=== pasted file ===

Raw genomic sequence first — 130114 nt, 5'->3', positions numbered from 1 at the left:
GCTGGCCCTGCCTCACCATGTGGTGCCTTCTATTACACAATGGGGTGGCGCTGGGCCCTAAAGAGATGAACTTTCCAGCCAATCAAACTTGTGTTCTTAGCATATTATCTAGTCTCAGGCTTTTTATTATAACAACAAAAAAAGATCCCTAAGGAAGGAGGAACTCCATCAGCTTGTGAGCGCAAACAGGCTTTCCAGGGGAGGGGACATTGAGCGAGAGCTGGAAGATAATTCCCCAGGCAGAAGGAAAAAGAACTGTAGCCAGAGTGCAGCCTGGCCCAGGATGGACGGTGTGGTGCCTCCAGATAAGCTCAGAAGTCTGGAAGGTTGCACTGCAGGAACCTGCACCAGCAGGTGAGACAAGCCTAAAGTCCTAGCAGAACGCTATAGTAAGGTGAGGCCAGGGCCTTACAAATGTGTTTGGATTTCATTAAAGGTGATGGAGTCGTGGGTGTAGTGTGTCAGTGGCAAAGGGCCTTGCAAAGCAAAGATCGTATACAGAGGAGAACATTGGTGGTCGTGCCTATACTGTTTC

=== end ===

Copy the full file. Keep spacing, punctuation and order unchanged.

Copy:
Raw genomic sequence first — 130114 nt, 5'->3', positions numbered from 1 at the left:
GCTGGCCCTGCCTCACCATGTGGTGCCTTCTATTACACAATGGGGTGGCGCTGGGCCCTAAAGAGATGAACTTTCCAGCCAATCAAACTTGTGTTCTTAGCATATTATCTAGTCTCAGGCTTTTTATTATAACAACAAAAAAAGATCCCTAAGGAAGGAGGAACTCCATCAGCTTGTGAGCGCAAACAGGCTTTCCAGGGGAGGGGACATTGAGCGAGAGCTGGAAGATAATTCCCCAGGCAGAAGGAAAAAGAACTGTAGCCAGAGTGCAGCCTGGCCCAGGATGGACGGTGTGGTGCCTCCAGATAAGCTCAGAAGTCTGGAAGGTTGCACTGCAGGAACCTGCACCAGCAGGTGAGACAAGCCTAAAGTCCTAGCAGAACGCTATAGTAAGGTGAGGCCAGGGCCTTACAAATGTGTTTGGATTTCATTAAAGGTGATGGAGTCGTGGGTGTAGTGTGTCAGTGGCAAAGGGCCTTGCAAAGCAAAGATCGTATACAGAGGAGAACATTGGTGGTCGTGCCTATACTGTTTC